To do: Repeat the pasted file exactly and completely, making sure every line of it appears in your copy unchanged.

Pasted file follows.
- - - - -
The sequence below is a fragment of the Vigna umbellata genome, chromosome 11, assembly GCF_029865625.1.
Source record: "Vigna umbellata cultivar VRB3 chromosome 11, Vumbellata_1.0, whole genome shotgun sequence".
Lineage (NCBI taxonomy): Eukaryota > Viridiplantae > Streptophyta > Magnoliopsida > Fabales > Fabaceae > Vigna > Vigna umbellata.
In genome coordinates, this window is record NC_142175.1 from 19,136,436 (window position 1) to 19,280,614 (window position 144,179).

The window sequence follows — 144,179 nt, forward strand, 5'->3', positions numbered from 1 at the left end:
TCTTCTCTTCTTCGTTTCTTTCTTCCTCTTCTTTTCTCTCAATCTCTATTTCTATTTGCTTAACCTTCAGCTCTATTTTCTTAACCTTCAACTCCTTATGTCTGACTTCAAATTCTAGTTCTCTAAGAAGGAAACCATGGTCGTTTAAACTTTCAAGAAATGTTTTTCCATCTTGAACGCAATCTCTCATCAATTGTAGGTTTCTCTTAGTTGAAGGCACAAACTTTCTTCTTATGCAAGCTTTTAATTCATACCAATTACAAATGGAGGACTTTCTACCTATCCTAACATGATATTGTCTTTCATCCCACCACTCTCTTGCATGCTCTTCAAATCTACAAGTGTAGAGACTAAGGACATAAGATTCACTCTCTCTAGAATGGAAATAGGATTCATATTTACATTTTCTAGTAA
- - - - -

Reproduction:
The sequence below is a fragment of the Vigna umbellata genome, chromosome 11, assembly GCF_029865625.1.
Source record: "Vigna umbellata cultivar VRB3 chromosome 11, Vumbellata_1.0, whole genome shotgun sequence".
Lineage (NCBI taxonomy): Eukaryota > Viridiplantae > Streptophyta > Magnoliopsida > Fabales > Fabaceae > Vigna > Vigna umbellata.
In genome coordinates, this window is record NC_142175.1 from 19,136,436 (window position 1) to 19,280,614 (window position 144,179).

The window sequence follows — 144,179 nt, forward strand, 5'->3', positions numbered from 1 at the left end:
TCTTCTCTTCTTCGTTTCTTTCTTCCTCTTCTTTTCTCTCAATCTCTATTTCTATTTGCTTAACCTTCAGCTCTATTTTCTTAACCTTCAACTCCTTATGTCTGACTTCAAATTCTAGTTCTCTAAGAAGGAAACCATGGTCGTTTAAACTTTCAAGAAATGTTTTTCCATCTTGAACGCAATCTCTCATCAATTGTAGGTTTCTCTTAGTTGAAGGCACAAACTTTCTTCTTATGCAAGCTTTTAATTCATACCAATTACAAATGGAGGACTTTCTACCTATCCTAACATGATATTGTCTTTCATCCCACCACTCTCTTGCATGCTCTTCAAATCTACAAGTGTAGAGACTAAGGACATAAGATTCACTCTCTCTAGAATGGAAATAGGATTCATATTTACATTTTCTAGTAA